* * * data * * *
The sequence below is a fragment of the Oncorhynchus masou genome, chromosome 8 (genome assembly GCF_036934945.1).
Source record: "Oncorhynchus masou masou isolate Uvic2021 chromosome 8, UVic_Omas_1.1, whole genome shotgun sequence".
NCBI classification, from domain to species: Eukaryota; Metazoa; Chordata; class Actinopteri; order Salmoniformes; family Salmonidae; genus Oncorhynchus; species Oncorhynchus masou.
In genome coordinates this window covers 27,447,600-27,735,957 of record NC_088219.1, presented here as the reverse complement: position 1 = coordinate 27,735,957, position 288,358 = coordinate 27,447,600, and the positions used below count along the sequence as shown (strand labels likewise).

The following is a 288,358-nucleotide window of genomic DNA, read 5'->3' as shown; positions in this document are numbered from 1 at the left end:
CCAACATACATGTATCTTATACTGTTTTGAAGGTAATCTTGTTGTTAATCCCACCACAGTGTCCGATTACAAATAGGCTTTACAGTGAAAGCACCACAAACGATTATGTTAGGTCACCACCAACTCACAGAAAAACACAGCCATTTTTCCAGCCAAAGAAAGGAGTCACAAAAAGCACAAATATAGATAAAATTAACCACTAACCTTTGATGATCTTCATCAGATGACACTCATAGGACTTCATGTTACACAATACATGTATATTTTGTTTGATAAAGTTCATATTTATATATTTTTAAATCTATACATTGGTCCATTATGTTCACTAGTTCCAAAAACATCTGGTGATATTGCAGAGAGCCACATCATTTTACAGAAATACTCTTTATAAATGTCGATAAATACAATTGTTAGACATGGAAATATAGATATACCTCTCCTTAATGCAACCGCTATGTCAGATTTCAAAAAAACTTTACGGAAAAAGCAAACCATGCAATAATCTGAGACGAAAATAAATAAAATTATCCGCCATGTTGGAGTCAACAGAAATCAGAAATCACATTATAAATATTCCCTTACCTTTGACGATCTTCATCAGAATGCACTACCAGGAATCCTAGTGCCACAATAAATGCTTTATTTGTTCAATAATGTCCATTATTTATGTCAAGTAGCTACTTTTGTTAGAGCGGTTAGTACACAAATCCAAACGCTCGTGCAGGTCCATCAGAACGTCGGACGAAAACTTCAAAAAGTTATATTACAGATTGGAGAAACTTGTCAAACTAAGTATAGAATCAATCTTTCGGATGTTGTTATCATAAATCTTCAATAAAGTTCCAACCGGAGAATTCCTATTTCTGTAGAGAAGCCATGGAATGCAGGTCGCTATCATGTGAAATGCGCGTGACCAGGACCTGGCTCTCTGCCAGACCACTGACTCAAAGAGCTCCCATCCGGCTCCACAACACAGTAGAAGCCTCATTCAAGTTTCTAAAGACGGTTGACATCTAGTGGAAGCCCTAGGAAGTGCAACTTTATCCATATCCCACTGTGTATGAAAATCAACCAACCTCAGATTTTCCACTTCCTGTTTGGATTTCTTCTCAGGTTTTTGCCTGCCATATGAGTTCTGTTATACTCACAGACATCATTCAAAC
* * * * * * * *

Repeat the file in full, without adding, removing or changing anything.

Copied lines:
The sequence below is a fragment of the Oncorhynchus masou genome, chromosome 8 (genome assembly GCF_036934945.1).
Source record: "Oncorhynchus masou masou isolate Uvic2021 chromosome 8, UVic_Omas_1.1, whole genome shotgun sequence".
NCBI classification, from domain to species: Eukaryota; Metazoa; Chordata; class Actinopteri; order Salmoniformes; family Salmonidae; genus Oncorhynchus; species Oncorhynchus masou.
In genome coordinates this window covers 27,447,600-27,735,957 of record NC_088219.1, presented here as the reverse complement: position 1 = coordinate 27,735,957, position 288,358 = coordinate 27,447,600, and the positions used below count along the sequence as shown (strand labels likewise).

The following is a 288,358-nucleotide window of genomic DNA, read 5'->3' as shown; positions in this document are numbered from 1 at the left end:
CCAACATACATGTATCTTATACTGTTTTGAAGGTAATCTTGTTGTTAATCCCACCACAGTGTCCGATTACAAATAGGCTTTACAGTGAAAGCACCACAAACGATTATGTTAGGTCACCACCAACTCACAGAAAAACACAGCCATTTTTCCAGCCAAAGAAAGGAGTCACAAAAAGCACAAATATAGATAAAATTAACCACTAACCTTTGATGATCTTCATCAGATGACACTCATAGGACTTCATGTTACACAATACATGTATATTTTGTTTGATAAAGTTCATATTTATATATTTTTAAATCTATACATTGGTCCATTATGTTCACTAGTTCCAAAAACATCTGGTGATATTGCAGAGAGCCACATCATTTTACAGAAATACTCTTTATAAATGTCGATAAATACAATTGTTAGACATGGAAATATAGATATACCTCTCCTTAATGCAACCGCTATGTCAGATTTCAAAAAAACTTTACGGAAAAAGCAAACCATGCAATAATCTGAGACGAAAATAAATAAAATTATCCGCCATGTTGGAGTCAACAGAAATCAGAAATCACATTATAAATATTCCCTTACCTTTGACGATCTTCATCAGAATGCACTACCAGGAATCCTAGTGCCACAATAAATGCTTTATTTGTTCAATAATGTCCATTATTTATGTCAAGTAGCTACTTTTGTTAGAGCGGTTAGTACACAAATCCAAACGCTCGTGCAGGTCCATCAGAACGTCGGACGAAAACTTCAAAAAGTTATATTACAGATTGGAGAAACTTGTCAAACTAAGTATAGAATCAATCTTTCGGATGTTGTTATCATAAATCTTCAATAAAGTTCCAACCGGAGAATTCCTATTTCTGTAGAGAAGCCATGGAATGCAGGTCGCTATCATGTGAAATGCGCGTGACCAGGACCTGGCTCTCTGCCAGACCACTGACTCAAAGAGCTCCCATCCGGCTCCACAACACAGTAGAAGCCTCATTCAAGTTTCTAAAGACGGTTGACATCTAGTGGAAGCCCTAGGAAGTGCAACTTTATCCATATCCCACTGTGTATGAAAATCAACCAACCTCAGATTTTCCACTTCCTGTTTGGATTTCTTCTCAGGTTTTTGCCTGCCATATGAGTTCTGTTATACTCACAGACATCATTCAAAC